Me Myself and I, 3rd grade school assignment, Berkeley, CA
Back-to-School night was a few weeks back. Now that both kids are at the same school, we were busy: two classrooms to case, two teachers to whom to introduce ourselves/ our family make-up/ our family nomenclature/ etc., two clumps of curious parents to which to introduce ourselves. Our divide-and-conquer strategy was hampered by the familiar Mama will need to extirpate herself from the theater and won’t be able to be there for the whole shebang thing, magnified my wobbly stumbling in the wake of my recent unanticipated job loss. Outgoing Presidents and Presidents-elect have over two months in which to effectively transfer and assume power, and I am thinking Mrs Dad and I are going to need at least that much time to re-shape our family rhythms now that I’m back in them again. Meanwhile, there’s the frequent backing into each other in the kitchen, and the simultaneously uttered “I thought you scored the babysitter for tonight!”
So, late and frazzled though we were, back-to-school we went, and whistle-stop toured each room. True to our experience thusfar, teachers and parents were warm and welcoming, and we were able to get down to the business of consuming all we could about the education our kids were about to receive, rather than worry about whether anyone in a position of influence over our children would understand, or worse, judge us. (Those of you who do have to worry about and parent around and through such things: (1) my heart goes out to you and (2) I can’t wait ’til we fix all of this.)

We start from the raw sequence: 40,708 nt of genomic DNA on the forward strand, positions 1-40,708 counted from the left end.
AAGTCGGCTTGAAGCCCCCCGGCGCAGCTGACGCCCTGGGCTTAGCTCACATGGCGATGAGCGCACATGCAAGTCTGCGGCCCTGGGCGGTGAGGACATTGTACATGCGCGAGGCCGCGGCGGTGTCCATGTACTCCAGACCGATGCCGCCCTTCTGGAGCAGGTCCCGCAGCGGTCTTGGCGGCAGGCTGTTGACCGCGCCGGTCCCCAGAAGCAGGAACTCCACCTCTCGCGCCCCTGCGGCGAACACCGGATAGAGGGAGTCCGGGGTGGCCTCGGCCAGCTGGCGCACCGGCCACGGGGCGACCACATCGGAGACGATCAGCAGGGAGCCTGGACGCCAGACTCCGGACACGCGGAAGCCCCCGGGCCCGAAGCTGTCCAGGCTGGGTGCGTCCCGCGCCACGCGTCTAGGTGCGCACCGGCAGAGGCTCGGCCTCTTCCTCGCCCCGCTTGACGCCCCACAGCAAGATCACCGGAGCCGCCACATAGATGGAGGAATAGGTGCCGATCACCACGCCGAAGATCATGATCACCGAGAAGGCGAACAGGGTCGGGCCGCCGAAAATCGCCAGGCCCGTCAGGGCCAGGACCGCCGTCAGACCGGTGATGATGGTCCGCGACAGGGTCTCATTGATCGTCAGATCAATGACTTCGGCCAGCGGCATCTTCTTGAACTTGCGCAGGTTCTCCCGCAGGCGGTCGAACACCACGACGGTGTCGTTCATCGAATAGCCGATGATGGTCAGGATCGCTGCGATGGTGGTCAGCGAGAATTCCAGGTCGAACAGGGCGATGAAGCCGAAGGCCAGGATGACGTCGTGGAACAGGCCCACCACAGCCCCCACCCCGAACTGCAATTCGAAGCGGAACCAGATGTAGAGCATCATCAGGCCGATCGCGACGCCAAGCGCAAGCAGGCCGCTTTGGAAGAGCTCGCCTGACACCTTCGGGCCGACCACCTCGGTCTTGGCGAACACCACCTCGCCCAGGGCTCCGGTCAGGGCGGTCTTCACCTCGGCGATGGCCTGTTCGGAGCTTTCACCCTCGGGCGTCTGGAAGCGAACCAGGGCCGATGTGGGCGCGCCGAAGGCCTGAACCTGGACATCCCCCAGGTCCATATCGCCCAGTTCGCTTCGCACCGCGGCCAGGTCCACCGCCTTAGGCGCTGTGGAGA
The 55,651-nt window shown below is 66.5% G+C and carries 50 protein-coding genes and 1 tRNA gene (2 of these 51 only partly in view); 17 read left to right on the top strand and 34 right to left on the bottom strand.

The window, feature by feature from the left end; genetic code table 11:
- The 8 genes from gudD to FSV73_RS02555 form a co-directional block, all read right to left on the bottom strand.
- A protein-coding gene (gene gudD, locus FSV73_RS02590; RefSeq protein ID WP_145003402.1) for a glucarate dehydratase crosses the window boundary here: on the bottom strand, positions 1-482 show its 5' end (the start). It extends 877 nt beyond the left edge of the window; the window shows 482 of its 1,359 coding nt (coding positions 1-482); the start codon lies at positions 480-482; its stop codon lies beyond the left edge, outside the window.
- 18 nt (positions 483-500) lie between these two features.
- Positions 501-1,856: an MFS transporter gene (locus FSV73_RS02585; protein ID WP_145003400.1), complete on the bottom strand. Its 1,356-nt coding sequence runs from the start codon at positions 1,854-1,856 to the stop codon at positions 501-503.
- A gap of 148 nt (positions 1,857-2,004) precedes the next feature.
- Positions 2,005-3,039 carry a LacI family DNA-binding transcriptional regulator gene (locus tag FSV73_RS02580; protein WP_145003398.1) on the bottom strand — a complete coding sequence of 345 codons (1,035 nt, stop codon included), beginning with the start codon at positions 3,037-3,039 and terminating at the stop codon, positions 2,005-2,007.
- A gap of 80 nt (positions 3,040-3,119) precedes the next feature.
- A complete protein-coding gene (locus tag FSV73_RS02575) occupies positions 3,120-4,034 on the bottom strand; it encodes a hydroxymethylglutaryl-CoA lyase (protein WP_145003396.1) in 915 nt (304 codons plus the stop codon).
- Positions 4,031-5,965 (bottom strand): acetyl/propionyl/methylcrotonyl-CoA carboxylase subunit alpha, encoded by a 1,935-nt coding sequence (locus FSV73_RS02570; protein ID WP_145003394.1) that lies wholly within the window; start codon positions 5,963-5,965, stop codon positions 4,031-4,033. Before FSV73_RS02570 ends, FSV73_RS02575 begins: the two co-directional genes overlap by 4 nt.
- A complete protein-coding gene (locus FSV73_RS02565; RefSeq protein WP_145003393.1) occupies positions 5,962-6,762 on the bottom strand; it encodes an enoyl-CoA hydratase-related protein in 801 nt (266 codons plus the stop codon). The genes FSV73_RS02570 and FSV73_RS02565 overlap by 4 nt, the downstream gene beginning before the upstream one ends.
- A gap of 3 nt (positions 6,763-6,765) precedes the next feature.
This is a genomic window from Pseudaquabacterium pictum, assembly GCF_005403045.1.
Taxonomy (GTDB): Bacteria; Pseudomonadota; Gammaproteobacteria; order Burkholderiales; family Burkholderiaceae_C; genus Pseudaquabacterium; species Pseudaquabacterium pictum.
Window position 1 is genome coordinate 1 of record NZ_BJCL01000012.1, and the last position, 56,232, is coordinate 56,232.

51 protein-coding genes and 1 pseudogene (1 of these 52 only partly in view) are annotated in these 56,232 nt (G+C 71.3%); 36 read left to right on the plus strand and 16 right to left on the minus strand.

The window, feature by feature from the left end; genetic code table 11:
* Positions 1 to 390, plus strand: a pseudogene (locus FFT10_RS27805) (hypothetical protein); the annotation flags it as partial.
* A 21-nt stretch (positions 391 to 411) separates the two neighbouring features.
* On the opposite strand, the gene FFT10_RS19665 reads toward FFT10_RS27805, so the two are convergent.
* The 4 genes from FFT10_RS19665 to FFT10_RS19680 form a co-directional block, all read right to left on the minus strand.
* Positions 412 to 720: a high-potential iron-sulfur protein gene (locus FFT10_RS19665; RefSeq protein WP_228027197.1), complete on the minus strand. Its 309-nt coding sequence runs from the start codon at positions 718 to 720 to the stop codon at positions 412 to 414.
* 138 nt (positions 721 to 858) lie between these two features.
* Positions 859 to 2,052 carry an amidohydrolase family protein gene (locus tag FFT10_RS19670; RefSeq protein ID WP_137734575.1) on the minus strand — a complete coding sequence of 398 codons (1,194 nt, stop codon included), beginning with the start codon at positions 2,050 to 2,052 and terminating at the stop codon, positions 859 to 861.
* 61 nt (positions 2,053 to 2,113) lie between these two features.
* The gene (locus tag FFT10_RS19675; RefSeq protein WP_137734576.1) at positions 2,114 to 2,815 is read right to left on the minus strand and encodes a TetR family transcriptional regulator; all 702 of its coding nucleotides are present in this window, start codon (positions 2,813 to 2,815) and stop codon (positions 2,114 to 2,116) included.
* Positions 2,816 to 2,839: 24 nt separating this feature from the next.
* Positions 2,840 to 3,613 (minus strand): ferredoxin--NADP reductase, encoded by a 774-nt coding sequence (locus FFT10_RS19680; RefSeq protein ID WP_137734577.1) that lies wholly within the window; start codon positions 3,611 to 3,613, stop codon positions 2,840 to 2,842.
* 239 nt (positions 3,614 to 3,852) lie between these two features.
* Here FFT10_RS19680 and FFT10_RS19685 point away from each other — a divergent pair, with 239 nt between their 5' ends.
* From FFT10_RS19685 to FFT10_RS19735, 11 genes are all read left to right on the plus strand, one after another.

We were struck with the warmth of “our” teachers this year (when will we stop feeling as if we share the kids’ teachers?). At the end of the night, as we were leaving our daughter’s classroom, we saw three rows of the kids’ self portraits on the wall in the hallway, each accompanied by a page of descriptive text. The children were clearly asked to complete a series of sentences: “One thing I like to do in school is…” “A friend I have in class is…” And so forth.
The last question was: “I want [teacher's name] to know that…” Our girlie answered so simply, so matter-of-factly, and in so doing also answered not just her teacher’s question, but the huge one I had long ago, when we were just starting this parenting journey: “Will my kids be insecure, or secretive, or ashamed about the fact that they’re being raised by two lesbians?”
In a word: nope.
(For foreshadowing, see also: end-of-Kindergarten self-portrait.)